[11, 12]

A defendant is not entitled to summary judgment "unless the facts presented conclusively show that the plaintiff's action has no merit and cannot be maintained." Goelz v. Milwaukee, 10 Wis. 2d 491, 495, 103 N.W.2d 551, 553 (1960). The right to summary judgment must be demonstrated "with such clarity as to leave no room for controversy." Kraemer Bros. v. United States Fire Ins. Co., 89 Wis. 2d 555, 566, 278 N.W.2d 857, 862 (1979). To state a prima facie defense, the affidavits must state evidentiary facts which, if uncontroverted, would resolve all factual issues in the defendant's favor. Walter Kussuba, Inc. v. Bauch, 38 *946 Wis. 2d 648, 655, 158 N.W.2d 387, 391 (1968). The county's single, brief affidavit does not meet these standards, and "[i]f the defendant does not make out a prima facie case for summary judgment we need go no further." Kraemer Bros. at 566-67, 278 N.W.2d at 862. Our analysis stops and we must reverse the judgment.


In so ruling in this case, we note that the Wagners filed an affidavit, exhibits, and excerpts from several depositions in opposition to the county's motion, and that both parties have argued at length from the facts stated in those documentsfacts which go largely to R.S.'s past conduct and the information provided to the Wagners by the county prior to his placement with them. While only one or two assertions in those documents are contradicted by R.S.'s mother's affidavit, we consider that, in and of themselves, they raise inferences and factual questions concerning the county's alleged negligence and breach of contract that are more appropriately resolved at trial.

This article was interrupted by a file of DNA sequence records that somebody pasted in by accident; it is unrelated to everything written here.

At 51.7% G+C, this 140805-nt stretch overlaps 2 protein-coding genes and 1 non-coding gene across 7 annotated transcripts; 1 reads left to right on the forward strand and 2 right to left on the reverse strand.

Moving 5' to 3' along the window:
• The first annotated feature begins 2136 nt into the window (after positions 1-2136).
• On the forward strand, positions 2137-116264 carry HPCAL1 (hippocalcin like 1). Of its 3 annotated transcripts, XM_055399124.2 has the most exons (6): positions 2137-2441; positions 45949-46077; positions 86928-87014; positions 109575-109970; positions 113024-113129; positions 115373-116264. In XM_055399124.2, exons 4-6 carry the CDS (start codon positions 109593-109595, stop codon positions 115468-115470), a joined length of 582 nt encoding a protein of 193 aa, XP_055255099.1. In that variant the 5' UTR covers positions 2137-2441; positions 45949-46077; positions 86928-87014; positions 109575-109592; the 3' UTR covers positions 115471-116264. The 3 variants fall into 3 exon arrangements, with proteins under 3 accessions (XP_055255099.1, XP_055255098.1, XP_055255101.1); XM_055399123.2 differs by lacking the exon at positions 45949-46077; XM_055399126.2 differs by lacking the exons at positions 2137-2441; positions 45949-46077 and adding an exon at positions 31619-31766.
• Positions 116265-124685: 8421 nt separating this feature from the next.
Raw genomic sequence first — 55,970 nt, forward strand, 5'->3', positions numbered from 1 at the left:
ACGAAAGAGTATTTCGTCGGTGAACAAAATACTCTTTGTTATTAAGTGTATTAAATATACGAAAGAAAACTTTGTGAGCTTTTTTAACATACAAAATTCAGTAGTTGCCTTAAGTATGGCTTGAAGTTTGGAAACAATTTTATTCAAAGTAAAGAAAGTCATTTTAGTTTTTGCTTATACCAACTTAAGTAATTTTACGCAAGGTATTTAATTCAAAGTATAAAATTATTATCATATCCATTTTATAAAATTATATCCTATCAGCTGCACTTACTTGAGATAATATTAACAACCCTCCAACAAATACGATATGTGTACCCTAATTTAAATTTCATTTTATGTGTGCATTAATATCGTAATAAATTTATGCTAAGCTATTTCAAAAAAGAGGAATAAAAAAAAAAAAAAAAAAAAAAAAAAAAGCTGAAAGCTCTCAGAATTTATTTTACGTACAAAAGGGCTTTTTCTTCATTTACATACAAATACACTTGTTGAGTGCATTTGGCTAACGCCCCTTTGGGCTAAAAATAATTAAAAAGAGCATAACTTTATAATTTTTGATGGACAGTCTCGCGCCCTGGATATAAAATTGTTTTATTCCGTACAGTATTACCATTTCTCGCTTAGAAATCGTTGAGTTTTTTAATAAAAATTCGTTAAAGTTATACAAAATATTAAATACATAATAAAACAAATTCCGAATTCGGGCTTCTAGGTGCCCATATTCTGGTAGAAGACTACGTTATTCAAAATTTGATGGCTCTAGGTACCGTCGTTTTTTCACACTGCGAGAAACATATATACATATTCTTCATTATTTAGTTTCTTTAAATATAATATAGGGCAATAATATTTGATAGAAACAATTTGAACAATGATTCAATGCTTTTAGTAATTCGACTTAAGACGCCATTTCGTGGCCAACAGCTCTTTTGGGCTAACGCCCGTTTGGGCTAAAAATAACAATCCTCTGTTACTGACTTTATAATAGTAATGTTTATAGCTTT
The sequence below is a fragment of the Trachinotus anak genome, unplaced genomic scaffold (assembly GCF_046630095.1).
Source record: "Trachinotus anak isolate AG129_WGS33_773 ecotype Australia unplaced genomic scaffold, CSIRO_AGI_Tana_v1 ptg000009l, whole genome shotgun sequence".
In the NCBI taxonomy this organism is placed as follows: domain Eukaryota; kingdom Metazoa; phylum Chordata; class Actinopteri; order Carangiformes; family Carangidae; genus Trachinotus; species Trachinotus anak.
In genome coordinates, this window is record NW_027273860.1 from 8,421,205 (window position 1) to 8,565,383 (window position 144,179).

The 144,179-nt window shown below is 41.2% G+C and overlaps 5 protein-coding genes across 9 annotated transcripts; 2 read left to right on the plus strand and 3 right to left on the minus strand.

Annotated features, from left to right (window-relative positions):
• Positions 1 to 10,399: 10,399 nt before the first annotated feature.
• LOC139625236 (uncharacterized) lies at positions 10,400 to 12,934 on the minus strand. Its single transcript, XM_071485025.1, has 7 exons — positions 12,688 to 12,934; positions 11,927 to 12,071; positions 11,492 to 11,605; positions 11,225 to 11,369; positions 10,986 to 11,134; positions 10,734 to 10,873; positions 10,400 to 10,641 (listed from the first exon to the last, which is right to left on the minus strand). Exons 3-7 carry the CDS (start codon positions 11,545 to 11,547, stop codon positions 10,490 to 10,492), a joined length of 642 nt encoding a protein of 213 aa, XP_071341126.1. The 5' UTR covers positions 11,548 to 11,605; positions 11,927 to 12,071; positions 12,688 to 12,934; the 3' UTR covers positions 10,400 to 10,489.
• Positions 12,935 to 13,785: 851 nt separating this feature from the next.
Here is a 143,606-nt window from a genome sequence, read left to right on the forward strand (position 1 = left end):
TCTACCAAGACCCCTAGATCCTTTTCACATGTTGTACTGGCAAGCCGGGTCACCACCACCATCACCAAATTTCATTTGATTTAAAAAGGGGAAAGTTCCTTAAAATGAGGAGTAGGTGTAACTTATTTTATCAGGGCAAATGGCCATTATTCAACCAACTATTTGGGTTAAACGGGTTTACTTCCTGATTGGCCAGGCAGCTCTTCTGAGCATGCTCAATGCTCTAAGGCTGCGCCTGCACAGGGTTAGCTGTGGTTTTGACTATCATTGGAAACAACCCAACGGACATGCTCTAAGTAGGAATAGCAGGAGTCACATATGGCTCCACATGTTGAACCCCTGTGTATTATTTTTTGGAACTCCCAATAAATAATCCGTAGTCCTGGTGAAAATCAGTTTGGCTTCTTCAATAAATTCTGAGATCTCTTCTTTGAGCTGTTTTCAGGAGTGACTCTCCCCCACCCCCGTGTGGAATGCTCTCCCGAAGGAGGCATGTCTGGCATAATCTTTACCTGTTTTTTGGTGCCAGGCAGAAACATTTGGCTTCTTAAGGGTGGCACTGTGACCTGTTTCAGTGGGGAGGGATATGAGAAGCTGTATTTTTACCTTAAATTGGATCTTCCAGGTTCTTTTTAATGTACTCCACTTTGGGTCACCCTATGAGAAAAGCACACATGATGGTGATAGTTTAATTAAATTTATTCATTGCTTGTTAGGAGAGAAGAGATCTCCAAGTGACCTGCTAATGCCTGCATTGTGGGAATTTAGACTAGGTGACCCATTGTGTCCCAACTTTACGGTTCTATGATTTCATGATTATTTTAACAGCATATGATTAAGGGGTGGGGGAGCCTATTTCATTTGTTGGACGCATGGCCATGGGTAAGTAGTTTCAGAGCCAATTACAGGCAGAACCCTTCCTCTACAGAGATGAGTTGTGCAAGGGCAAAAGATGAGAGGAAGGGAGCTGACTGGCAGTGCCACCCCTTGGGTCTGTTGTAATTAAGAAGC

Summary judgment is appropriate only when the material facts are not in dispute and any inferences which reasonably may be drawn from those facts can lead only to one conclusion. Radlein v. Industrial Fire & Cas. Ins. Co., 117 Wis. 2d 605, 609, 345 N.W.2d 874, 877 (1984). By their very nature, negligence actions are rarely susceptible to resolution in summary proceedings. "It is a rare case when summary judgment can be granted in an action grounded on negligence." Dottai v. Altenbach, 19 Wis. 2d 373, 375, 120 N.W.2d 41, 42 (1963). This is not such a case.

By the Court.Judgment affirmed in part, reversed in part, and cause remanded for further proceedings consistent with this opinion.

*947 SUNDBY, J. (dissenting in part).